The Sengoku period (戦国時代, Sengoku jidai, lit. Age of Civil War; c. 1467 – c. 1603) is a period in Japanese history marked by social upheaval, political intrigue and near-constant military conflict. Japanese historians named it after the otherwise unrelated Warring States period in China.

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  • The Sengoku period (戦国時代, Sengoku jidai, lit. Age of Civil War; c. 1467 – c. 1603) is a period in Japanese history marked by social upheaval, political intrigue and near-constant military conflict. Japanese historians named it after the otherwise unrelated Warring States period in China. It came to an end when all political power was unified under the Tokugawa shogunate.During this period, although the Emperor of Japan was officially the ruler of his nation and every lord swore loyalty to him, he was largely a marginalised, ceremonial, and religious figure who delegated power to the Shogun, a noble who was roughly equivalent to a Generalissimo. In the years preceding this era the Shogunate gradually lost influence and control over the daimyo (local lords). Although the Ashikaga shogunate had retained the structure of the Kamakura shogunate and instituted a warrior government based on the same social economic rights and obligations established by the Hōjō with the Jōei Code in 1232, it failed to win the loyalty of many daimyo, especially those whose domains were far from the capital, Heian-kyō. Many of these Lords began to fight uncontrollably with each other for control over land and influence over the shogunate. As trade with China grew, the economy developed, and the use of money became widespread as markets and commercial cities appeared. This, combined with developments in agriculture and small-scale trading, led to the desire for greater local autonomy throughout all levels of the social hierarchy. As early as the beginning of the 15th century, the suffering caused by earthquakes and famines often served to trigger armed uprisings by farmers weary of debt and taxes.The Ōnin War (1467–1477), a conflict rooted in economic distress and brought on by a dispute over shogunal succession, is generally regarded as the onset of the Sengoku period. The "eastern" army of the Hosokawa family and its allies clashed with the "western" army of the Yamana. Fighting in and around Kyoto lasted for nearly 11 years, leaving the city almost completely destroyed. The conflict in Kyoto then spread to outlying provinces.The period culminated with a series of three warlords, Oda Nobunaga, Toyotomi Hideyoshi, and Tokugawa Ieyasu, who gradually unified Japan. After Tokugawa Ieyasu's final victory at the siege of Osaka in 1615, Japan settled down into several centuries of peace under the Tokugawa Shogunate, and entered into an era called "Sakoku". (en)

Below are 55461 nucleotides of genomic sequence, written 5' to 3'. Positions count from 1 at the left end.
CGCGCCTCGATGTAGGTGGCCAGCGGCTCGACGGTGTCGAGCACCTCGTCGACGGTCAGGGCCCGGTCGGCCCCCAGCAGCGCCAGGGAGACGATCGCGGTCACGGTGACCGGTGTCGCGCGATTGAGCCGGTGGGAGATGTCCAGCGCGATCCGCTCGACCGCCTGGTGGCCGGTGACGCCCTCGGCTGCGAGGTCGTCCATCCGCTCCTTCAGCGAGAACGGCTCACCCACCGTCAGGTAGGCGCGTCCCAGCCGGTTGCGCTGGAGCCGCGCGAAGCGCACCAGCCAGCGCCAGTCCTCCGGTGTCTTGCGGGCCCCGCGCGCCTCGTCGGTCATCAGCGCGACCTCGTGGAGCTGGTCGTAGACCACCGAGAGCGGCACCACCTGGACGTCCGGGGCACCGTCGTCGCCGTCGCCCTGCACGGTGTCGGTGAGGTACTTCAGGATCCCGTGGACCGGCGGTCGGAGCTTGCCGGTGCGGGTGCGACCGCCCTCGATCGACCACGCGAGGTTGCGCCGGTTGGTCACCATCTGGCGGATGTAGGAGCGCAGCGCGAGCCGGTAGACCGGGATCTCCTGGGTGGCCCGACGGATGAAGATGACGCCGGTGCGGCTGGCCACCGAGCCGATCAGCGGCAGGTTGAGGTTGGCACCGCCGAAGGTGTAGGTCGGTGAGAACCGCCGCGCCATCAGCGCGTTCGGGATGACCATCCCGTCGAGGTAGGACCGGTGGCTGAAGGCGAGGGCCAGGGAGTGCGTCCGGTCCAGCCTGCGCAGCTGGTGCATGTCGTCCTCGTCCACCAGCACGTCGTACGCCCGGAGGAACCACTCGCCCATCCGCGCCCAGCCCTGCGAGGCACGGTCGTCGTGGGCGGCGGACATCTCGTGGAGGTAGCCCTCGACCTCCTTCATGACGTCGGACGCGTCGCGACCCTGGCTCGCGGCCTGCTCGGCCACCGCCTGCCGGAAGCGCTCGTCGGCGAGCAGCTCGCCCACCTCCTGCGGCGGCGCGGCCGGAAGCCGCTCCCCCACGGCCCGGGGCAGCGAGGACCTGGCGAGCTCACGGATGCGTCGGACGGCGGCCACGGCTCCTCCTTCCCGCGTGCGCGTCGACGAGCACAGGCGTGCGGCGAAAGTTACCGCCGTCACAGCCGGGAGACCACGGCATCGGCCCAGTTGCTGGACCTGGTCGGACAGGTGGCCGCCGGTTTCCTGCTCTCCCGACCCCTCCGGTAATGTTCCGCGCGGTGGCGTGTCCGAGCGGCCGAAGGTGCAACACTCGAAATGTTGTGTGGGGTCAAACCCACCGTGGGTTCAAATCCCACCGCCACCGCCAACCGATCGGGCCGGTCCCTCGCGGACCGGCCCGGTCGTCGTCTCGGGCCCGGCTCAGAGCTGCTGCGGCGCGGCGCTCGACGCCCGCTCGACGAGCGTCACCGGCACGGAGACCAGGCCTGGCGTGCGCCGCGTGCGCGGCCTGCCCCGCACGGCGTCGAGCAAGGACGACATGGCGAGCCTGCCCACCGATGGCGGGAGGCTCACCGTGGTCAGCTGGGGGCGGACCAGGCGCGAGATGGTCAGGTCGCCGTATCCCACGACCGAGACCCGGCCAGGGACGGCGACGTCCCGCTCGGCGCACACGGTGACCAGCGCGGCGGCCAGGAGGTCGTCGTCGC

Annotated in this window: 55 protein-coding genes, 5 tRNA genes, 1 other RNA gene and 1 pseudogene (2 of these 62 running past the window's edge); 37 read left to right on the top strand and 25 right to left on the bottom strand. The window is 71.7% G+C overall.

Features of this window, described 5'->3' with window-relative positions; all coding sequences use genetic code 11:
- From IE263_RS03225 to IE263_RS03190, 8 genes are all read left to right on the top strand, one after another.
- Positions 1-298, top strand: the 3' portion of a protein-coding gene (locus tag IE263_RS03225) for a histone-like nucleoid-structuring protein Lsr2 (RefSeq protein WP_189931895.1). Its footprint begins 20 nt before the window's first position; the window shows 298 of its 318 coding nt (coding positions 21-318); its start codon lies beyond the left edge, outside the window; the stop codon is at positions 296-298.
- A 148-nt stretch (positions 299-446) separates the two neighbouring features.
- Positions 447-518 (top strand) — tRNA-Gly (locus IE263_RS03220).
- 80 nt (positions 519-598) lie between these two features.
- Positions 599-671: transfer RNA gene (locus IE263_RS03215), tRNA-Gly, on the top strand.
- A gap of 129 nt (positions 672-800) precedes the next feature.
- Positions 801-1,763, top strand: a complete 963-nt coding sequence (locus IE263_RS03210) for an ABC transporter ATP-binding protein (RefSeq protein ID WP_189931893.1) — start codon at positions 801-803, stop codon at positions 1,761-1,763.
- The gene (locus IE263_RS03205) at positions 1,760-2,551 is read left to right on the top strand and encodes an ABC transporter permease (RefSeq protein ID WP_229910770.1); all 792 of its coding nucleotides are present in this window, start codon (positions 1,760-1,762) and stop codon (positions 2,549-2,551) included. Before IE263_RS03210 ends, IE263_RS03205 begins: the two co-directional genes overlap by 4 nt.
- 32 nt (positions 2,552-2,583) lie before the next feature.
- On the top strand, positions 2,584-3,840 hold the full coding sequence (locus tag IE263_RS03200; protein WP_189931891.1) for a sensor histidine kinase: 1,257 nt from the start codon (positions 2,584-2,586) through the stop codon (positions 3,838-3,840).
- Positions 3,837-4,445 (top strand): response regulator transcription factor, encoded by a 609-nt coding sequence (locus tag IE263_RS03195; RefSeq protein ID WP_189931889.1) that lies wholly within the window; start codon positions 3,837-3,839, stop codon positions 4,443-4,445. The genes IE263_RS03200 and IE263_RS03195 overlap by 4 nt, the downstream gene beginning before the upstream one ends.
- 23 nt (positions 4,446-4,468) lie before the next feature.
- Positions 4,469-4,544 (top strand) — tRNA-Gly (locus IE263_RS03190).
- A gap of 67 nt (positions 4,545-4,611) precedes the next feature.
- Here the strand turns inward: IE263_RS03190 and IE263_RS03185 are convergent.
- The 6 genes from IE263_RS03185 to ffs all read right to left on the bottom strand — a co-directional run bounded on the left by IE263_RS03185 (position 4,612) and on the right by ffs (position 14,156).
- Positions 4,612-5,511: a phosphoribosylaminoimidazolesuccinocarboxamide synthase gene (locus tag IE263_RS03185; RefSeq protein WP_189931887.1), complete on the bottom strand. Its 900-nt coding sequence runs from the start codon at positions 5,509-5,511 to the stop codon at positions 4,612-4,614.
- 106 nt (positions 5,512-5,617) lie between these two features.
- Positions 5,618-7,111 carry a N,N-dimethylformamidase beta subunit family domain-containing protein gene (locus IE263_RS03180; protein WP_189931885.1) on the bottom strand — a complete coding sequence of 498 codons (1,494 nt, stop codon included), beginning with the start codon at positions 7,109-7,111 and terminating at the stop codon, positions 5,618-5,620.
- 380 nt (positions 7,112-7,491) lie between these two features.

• The Sengoku period (戦国時代, Sengoku Jidai, "Age of Warring States"; c. 1467 – c. 1603) is a period in Japanese history marked by social upheaval, political intrigue and near-constant military conflict. Japanese historians named it after the otherwise unrelated Warring States period in China. It was initiated by the Ōnin War, which collapsed the Japanese feudal system under the Ashikaga shogunate, and came to an end when the system was re-established under the Tokugawa shogunate by Tokugawa Ieyasu. (en)
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  • The Sengoku period (戦国時代, Sengoku jidai, lit. Age of Civil War; c. 1467 – c. 1603) is a period in Japanese history marked by social upheaval, political intrigue and near-constant military conflict. Japanese historians named it after the otherwise unrelated Warring States period in China. (en)
  • The Sengoku period (戦国時代, Sengoku Jidai, "Age of Warring States"; c. 1467 – c. 1603) is a period in Japanese history marked by social upheaval, political intrigue and near-constant military conflict. Japanese historians named it after the otherwise unrelated Warring States period in China. It was initiated by the Ōnin War, which collapsed the Japanese feudal system under the Ashikaga shogunate, and came to an end when the system was re-established under the Tokugawa shogunate by Tokugawa Ieyasu. (en)
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  • Sengoku period (en)
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